Many people plan to work at least part-time in retirement because they want the income, enjoy what they do, hope to keep active or need a sense of purpose — or some combination of those reasons. But working in retirement can come with some unexpected costs and hazards. Here are commonly asked questions that can help you plan for what’s ahead.
CAN I COLLECT SOCIAL SECURITY AT 62 AND STILL WORK?
Yes, but collecting Social Security early probably isn’t the best option if you earn very much.
When you start Social Security before your full retirement age — which is currently 66 and rising to 67 for people born in 1960 and later — you will lose $1 of benefits for every $2 you earn over a certain amount ($17,640 in 2019).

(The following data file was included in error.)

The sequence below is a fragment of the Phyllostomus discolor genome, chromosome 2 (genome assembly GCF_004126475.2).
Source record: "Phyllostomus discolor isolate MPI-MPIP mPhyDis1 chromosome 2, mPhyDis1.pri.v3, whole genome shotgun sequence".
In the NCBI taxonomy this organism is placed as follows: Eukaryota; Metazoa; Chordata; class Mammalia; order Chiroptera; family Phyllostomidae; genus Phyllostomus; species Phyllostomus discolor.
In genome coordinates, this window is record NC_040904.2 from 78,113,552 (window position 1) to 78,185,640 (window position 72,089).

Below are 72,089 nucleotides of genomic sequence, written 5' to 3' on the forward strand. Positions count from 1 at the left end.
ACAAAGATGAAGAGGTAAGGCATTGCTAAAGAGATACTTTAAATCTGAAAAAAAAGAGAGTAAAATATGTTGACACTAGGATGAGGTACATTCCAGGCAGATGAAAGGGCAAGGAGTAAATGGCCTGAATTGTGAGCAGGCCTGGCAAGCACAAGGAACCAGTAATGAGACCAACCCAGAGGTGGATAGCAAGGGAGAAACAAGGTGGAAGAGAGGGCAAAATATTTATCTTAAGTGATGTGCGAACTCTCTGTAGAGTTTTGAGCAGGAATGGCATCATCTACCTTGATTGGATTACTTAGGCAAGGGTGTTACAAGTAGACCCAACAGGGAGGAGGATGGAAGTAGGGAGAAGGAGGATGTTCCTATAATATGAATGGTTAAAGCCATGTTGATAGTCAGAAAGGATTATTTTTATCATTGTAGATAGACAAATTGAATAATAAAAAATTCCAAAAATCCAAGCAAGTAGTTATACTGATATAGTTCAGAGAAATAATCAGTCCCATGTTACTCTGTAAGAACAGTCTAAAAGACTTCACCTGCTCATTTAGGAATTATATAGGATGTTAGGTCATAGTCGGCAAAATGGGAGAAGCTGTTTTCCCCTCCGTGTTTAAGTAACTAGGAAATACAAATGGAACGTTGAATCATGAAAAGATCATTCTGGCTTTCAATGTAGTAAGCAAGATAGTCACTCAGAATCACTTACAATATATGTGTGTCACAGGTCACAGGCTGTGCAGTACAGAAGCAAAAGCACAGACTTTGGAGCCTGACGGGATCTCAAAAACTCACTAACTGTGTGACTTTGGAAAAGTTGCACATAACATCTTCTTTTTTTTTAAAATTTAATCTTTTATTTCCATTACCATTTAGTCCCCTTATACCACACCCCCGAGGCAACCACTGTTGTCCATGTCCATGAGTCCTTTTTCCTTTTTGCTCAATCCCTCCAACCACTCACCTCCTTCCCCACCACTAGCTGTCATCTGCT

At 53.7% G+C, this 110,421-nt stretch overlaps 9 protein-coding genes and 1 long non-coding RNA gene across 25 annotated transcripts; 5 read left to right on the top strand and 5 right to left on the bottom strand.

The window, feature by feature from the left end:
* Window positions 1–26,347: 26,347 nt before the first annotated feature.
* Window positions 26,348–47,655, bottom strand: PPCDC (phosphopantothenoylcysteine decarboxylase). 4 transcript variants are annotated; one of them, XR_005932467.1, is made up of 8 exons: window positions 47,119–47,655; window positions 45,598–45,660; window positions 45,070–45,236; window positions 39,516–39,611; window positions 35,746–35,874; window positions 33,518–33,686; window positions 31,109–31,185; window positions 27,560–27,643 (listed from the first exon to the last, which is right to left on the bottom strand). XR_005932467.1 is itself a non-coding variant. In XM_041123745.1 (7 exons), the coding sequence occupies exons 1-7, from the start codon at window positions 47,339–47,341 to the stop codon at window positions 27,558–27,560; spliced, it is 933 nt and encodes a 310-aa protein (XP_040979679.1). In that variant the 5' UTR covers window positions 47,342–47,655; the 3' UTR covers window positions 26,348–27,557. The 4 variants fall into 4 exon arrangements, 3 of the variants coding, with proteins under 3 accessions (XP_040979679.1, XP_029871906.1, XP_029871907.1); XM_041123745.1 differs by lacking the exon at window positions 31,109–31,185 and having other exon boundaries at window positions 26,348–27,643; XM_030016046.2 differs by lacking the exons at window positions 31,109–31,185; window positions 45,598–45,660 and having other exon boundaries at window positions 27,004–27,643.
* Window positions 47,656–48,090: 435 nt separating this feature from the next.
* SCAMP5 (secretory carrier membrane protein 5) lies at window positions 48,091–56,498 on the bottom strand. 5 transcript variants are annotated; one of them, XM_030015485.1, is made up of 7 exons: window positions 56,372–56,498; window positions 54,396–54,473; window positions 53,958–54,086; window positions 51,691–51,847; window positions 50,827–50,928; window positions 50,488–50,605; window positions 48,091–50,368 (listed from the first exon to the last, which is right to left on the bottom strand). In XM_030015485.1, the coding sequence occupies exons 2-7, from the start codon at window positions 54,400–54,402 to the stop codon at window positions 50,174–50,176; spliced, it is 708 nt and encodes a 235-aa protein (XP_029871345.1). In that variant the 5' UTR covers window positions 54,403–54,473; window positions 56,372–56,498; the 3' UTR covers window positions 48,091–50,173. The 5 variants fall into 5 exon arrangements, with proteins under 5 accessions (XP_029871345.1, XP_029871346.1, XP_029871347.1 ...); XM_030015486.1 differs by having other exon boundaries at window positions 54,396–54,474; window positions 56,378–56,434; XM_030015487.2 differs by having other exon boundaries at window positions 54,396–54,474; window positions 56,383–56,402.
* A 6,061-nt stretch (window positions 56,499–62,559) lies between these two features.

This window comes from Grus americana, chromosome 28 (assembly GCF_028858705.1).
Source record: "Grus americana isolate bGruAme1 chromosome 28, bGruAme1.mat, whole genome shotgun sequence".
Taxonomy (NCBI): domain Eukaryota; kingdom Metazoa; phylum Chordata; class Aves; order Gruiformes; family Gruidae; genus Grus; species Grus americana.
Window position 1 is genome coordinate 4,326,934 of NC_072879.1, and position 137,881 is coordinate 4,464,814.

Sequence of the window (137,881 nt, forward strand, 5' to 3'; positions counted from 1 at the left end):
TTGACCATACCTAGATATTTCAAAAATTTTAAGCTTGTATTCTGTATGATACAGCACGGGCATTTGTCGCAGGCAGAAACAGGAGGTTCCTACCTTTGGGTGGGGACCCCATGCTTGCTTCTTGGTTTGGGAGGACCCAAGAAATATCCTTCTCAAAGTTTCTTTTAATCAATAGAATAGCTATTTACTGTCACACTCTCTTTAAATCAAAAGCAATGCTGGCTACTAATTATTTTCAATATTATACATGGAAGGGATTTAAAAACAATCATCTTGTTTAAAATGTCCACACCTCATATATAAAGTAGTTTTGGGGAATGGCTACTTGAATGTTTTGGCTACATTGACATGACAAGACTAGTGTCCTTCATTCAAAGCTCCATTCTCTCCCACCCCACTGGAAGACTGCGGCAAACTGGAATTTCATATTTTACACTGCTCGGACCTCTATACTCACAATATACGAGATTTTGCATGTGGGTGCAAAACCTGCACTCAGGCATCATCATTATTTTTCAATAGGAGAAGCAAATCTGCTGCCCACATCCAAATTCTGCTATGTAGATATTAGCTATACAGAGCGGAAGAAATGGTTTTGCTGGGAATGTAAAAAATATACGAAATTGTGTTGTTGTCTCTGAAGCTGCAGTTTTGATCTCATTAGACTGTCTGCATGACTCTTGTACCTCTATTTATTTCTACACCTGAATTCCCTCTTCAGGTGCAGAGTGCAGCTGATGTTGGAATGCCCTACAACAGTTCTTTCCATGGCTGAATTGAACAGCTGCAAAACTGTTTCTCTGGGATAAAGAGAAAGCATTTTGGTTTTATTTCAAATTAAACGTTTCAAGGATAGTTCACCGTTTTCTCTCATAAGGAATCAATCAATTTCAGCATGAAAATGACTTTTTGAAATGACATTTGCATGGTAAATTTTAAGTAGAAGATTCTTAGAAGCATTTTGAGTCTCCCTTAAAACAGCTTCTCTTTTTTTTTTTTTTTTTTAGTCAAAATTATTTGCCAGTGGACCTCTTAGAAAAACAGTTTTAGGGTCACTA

That money would be added back into your checks over time, starting when you reach full retirement age. But in the meantime, you will have locked in a permanently smaller basic benefit. If you had put off starting Social Security, your benefit could have grown about 7% a year. There’s nowhere else you can get such a high, guaranteed return, so it’s usually worth waiting if you possibly can.
WILL WORKING LONGER INCREASE MY SOCIAL SECURITY BENEFIT?
Delaying the start of Social Security will increase your checks by roughly 7% to 8% each year you put off your application (until age 70). Delaying could help in another way, as well. Social Security bases your benefit on your 35 highest-earning years. If the amount you earn exceeds an amount you made previously, that could boost your benefit somewhat. People who have several years of low or no income among those 35 years are the ones most likely to benefit from working longer. See the rest of the story at nerdwallet.com